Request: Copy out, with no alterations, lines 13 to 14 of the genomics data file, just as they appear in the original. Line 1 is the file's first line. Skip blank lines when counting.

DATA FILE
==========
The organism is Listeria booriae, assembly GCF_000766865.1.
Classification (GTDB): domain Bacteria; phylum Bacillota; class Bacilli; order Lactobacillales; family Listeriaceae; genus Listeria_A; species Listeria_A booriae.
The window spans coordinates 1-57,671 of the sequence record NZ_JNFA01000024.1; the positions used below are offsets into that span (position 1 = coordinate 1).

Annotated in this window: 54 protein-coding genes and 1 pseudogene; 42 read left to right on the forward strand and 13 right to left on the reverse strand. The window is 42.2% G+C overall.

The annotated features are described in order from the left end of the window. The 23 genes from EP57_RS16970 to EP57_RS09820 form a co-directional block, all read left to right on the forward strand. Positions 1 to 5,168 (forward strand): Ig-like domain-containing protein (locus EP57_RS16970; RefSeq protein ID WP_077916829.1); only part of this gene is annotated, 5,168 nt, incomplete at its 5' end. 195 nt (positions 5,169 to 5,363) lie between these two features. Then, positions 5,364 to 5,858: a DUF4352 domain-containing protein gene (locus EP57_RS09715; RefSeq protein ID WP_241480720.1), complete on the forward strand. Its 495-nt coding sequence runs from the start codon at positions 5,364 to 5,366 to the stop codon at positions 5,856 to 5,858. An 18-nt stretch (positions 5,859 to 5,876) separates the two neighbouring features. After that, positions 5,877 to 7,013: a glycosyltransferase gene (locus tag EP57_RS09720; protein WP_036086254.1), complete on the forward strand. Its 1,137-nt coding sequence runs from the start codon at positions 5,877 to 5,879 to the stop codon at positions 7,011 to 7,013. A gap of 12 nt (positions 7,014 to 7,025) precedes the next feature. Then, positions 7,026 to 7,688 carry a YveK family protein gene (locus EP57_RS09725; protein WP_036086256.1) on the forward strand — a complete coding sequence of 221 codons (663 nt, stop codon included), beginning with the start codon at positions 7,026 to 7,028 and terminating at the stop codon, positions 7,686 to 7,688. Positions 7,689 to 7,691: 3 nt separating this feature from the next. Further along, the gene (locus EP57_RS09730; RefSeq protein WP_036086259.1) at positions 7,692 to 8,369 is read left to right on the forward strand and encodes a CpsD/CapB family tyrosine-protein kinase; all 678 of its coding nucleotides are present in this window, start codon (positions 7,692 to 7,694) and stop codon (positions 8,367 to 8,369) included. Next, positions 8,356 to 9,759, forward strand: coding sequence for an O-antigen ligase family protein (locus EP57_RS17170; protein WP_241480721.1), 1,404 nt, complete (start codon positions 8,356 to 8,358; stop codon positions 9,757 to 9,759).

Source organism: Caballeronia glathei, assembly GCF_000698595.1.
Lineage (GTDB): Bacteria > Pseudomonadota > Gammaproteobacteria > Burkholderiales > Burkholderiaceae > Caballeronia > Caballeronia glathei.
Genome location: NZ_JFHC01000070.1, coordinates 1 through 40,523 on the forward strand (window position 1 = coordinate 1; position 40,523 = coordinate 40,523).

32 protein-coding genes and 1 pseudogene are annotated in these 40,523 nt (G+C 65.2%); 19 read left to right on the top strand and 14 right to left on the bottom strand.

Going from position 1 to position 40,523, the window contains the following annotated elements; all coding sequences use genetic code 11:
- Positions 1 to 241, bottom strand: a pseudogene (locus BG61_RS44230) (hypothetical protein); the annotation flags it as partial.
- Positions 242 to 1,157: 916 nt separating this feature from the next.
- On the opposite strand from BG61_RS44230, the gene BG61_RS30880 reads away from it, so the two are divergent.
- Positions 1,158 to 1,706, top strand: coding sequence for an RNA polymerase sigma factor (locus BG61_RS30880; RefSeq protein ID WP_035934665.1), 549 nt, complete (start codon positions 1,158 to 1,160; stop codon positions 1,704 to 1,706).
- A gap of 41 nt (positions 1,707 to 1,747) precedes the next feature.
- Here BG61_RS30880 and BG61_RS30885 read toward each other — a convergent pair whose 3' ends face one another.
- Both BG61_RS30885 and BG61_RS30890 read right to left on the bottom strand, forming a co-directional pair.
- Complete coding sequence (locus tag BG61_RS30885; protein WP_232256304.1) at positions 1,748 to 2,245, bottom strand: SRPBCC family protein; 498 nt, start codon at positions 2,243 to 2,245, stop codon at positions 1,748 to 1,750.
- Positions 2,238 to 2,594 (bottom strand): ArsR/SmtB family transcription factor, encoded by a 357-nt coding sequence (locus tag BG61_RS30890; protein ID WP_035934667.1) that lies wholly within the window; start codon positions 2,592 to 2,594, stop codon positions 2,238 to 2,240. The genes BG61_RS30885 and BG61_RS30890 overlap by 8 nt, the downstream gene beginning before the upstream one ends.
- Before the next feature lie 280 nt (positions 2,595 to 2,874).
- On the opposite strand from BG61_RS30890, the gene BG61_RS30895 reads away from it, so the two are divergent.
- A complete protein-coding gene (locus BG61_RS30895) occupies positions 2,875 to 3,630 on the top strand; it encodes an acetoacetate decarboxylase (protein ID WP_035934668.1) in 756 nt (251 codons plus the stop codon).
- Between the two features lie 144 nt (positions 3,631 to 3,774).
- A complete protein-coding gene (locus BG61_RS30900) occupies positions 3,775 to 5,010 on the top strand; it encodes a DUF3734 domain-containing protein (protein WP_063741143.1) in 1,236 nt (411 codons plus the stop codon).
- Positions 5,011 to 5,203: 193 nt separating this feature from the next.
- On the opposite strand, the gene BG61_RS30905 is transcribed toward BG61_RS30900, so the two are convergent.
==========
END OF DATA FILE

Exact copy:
- On the opposite strand from BG61_RS44230, the gene BG61_RS30880 reads away from it, so the two are divergent.
- Positions 1,158 to 1,706, top strand: coding sequence for an RNA polymerase sigma factor (locus BG61_RS30880; RefSeq protein ID WP_035934665.1), 549 nt, complete (start codon positions 1,158 to 1,160; stop codon positions 1,704 to 1,706).